Roughly a month ago I gave up Facebook. Let me clarify: I did not delete my account. I deactivated it. The difference is important to help understand my actions and for anyone that is considering taking a break from FB but may not want to delete the Facebook world entirely (or “commit facebook suicide” as others have called it). the difference is explained in decent detail here.
Flash back to early 2005. I was working at a .edu and signed up for Facebook to help check out and evaluate student employee applicants (yes, people actually do this). After that, the account mostly sat idle until around 2007 when others started adding me. From there it just snowballed into an unwieldy free-for-all social quagmire. It became time consuming. It became far too much like work to troll through everything that was there.
I will fully admit that some of this was my fault. I blindly added pretty much everyone that sent me a friend request. Before I knew it, I had FB friends that were not even really casual acquaintances in high school….and I’d been out of high school for 15 years at the time. I had “friends” that were people that I did not even know.
Essentially, it became work. But it was an addictive kind of work. It was far more addictive than I had realized, actually. I would habitually check it to “see what was up” with a group of people, a large percentage of whom I did not really even know. Sure, there was family on “the book” as well as many close friends. The thing about that is, I can find out what is going on with them or what they’re doing by actually seeing them. Or calling them on the phone. Or via email. And will by far more personal. …it just won’t be as convenient and condensed into a single place.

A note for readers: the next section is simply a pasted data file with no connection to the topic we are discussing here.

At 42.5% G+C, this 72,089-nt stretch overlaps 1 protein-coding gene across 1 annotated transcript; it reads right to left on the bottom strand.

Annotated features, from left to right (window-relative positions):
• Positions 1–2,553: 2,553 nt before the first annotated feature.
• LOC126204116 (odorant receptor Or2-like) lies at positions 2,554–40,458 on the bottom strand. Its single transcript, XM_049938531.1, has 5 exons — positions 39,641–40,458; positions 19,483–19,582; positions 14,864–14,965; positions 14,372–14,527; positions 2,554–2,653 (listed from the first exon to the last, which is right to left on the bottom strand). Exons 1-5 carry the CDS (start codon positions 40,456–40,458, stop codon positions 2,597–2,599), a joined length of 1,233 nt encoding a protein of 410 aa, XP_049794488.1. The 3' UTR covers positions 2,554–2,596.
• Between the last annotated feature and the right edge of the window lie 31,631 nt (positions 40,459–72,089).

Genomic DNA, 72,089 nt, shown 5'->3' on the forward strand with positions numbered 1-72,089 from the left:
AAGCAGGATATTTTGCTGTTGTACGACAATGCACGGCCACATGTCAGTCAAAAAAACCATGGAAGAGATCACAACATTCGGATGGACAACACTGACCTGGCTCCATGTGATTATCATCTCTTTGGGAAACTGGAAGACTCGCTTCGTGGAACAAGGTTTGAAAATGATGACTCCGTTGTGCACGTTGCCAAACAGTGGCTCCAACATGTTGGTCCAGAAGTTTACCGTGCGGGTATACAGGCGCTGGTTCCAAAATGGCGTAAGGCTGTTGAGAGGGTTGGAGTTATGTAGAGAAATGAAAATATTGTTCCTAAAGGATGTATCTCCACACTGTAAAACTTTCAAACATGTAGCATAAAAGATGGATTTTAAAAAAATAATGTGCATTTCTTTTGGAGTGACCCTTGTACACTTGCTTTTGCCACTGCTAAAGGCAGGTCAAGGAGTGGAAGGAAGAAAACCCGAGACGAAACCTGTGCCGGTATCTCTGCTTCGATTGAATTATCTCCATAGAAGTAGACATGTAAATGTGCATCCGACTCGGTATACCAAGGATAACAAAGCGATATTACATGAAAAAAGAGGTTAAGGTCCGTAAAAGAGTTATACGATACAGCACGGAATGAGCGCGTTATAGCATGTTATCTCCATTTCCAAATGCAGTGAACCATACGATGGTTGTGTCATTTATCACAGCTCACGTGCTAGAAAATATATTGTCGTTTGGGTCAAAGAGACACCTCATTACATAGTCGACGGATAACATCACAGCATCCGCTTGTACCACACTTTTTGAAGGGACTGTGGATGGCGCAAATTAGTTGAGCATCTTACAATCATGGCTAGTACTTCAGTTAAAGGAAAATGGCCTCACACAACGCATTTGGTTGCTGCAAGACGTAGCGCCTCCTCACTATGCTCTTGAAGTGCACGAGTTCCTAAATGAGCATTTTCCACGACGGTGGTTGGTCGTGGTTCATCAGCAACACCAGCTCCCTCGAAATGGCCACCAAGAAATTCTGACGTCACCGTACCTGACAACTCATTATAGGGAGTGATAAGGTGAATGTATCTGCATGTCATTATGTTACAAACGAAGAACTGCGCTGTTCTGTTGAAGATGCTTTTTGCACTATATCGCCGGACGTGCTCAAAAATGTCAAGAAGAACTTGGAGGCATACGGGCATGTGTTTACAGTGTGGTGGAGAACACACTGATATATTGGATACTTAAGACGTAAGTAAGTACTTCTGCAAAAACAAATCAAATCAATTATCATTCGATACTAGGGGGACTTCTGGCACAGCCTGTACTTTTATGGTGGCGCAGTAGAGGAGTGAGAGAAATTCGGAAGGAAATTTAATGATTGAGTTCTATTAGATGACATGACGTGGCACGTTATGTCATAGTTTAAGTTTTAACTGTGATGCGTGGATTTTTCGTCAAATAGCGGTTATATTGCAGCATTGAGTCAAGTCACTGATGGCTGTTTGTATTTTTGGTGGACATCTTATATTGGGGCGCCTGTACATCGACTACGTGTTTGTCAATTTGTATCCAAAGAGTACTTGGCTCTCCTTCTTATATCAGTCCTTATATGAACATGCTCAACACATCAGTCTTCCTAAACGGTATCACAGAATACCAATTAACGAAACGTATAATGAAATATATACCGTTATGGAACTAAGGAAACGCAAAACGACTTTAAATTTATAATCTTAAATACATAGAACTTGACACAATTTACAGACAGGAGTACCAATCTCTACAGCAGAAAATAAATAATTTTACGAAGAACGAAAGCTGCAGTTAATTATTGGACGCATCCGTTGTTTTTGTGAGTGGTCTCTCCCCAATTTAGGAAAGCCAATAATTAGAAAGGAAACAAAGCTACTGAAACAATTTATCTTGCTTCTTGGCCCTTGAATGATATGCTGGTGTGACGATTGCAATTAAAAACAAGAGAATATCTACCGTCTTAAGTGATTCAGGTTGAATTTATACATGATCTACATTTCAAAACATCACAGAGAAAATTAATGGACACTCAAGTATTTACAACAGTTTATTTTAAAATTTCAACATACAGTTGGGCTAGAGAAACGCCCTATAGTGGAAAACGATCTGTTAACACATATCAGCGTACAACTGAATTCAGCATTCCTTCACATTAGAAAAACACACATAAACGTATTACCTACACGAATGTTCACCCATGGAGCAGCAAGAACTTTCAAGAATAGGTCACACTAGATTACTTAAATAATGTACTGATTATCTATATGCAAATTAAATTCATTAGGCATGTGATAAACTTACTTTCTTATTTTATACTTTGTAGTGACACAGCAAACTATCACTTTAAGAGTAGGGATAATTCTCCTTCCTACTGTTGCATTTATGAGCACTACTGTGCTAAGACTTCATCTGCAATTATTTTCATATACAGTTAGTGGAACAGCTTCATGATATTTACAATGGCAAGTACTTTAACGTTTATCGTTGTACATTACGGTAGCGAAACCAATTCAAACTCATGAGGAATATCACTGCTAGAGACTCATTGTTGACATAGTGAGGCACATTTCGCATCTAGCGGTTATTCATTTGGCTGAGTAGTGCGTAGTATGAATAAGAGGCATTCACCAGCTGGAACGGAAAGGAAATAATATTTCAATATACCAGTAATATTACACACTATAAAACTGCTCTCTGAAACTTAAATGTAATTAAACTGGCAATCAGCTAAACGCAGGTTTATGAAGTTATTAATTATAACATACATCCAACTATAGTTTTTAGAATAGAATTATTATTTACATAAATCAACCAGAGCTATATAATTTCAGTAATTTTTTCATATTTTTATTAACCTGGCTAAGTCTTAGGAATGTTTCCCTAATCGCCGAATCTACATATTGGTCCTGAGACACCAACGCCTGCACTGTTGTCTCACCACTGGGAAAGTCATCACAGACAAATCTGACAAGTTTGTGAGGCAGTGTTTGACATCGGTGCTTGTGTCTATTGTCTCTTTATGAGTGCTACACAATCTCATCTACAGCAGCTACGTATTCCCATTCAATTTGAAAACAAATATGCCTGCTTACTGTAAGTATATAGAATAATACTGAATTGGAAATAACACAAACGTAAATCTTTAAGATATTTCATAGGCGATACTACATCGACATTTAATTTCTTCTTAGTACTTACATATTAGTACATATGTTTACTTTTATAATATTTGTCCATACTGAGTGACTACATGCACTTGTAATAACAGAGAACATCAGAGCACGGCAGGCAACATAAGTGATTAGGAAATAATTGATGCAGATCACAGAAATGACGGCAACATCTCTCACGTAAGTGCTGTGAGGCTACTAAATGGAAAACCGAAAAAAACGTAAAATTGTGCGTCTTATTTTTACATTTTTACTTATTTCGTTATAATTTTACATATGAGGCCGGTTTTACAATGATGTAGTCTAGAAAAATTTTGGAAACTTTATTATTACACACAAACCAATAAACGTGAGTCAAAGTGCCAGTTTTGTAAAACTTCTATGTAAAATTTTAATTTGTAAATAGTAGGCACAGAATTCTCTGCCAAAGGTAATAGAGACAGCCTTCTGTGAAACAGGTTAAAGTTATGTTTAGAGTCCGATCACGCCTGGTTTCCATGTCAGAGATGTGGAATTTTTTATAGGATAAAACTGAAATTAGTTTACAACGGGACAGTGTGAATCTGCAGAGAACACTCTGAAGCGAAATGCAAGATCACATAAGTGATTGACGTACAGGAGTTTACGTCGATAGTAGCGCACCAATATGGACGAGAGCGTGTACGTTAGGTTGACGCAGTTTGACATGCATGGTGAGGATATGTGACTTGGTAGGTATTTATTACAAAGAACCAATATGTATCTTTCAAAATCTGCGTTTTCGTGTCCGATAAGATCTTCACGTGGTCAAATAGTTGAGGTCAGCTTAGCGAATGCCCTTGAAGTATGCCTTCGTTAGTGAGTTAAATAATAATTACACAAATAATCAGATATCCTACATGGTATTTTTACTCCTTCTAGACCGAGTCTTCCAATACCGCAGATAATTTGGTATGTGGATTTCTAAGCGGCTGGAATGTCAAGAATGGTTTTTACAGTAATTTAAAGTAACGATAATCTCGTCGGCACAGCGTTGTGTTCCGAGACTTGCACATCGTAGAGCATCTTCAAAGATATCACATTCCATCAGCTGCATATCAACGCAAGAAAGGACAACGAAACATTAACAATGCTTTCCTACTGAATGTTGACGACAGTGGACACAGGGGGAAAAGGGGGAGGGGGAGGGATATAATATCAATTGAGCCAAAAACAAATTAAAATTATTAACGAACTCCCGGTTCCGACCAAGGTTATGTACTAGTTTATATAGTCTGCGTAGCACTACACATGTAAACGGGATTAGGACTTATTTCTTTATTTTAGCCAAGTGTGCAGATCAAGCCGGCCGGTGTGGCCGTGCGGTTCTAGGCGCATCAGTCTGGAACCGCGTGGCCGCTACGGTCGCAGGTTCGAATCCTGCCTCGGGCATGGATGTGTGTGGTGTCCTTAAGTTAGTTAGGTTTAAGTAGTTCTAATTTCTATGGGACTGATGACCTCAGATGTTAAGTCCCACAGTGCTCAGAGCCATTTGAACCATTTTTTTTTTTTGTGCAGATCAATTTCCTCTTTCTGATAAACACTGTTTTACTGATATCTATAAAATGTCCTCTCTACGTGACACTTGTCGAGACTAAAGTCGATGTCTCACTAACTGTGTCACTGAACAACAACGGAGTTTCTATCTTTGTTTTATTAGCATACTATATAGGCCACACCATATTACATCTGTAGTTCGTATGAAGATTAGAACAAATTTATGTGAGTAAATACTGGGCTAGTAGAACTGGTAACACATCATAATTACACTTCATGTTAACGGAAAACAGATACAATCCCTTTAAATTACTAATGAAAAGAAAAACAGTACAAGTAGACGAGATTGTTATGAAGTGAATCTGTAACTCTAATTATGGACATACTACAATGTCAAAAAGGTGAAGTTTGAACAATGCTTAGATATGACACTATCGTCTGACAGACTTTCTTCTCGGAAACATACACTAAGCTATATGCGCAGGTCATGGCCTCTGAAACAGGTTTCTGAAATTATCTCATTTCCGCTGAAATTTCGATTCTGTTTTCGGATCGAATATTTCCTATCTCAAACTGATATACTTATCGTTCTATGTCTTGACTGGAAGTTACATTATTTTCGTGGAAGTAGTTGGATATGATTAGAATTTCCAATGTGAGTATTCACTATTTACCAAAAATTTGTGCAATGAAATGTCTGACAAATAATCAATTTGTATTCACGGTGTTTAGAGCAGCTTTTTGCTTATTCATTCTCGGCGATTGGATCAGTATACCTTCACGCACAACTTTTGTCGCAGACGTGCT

I tried pruning the list but it was just too out of control. It needed a controlled burn, but I was never really able to come to terms with that. So I let it continue to grow out of control.
I came fairly close to giving up on it a few years ago, I was far too busy with work and family to spend any time on it but I never deleted, deactivated tended to it in any way. After a while without it I found myself looking more and more at it again. I made a vain attempt at controlling the visibility of stuff to a select few. That half worked.
* Yes, I use google products. Yes, I read their policy.
I let it go.
And now we arrive at a month ago. I was traveling for work and did a facebook update. I got a few emails from them indicating abnormal behavior, I had been changing attributes of my account while coming from different address space (which I believe is very good security policy, actually). I did not want to deal with it, so, on a whim, I decided to deactivate the account.
Done. Easy. Gone(ish).
It’s now been a month and I cannot express how different it is. No updates. No checking in on people I don’t need to see and barely know. No time vortex or compulsive facebook app phone checking. No hearing about people’s politics, religion, weird ailments or plans for the weekend. No hearing about random sports team and a play that happened that I don’t care about.
In a month, though, I’ve noticed a few things. Facebook auth is everywhere. Of course it is. They want to know (just like google and twitter) where you go online, what you do, etc. It makes sense. I actually like the OAuth stuff. It makes things convenient. I no longer have that option with a FB account.
Many, many, many companies make product announcements on facebook. I can not see those, either. I can clearly live without them, but they are convenient.
I don’t get to see updates from family. This part is a bummer but my wife is still on there so I get them by proxy. I could probably do without and force email correspondence if I really wanted to.
Overall, I can say that I really don’t care to turn it back on. If I ever do, a purging of pretty much everyone but family will directly follow, but I find it unlikely that I’ll even do that.
Only time will tell if I enable it again, but I have no current plans to do so.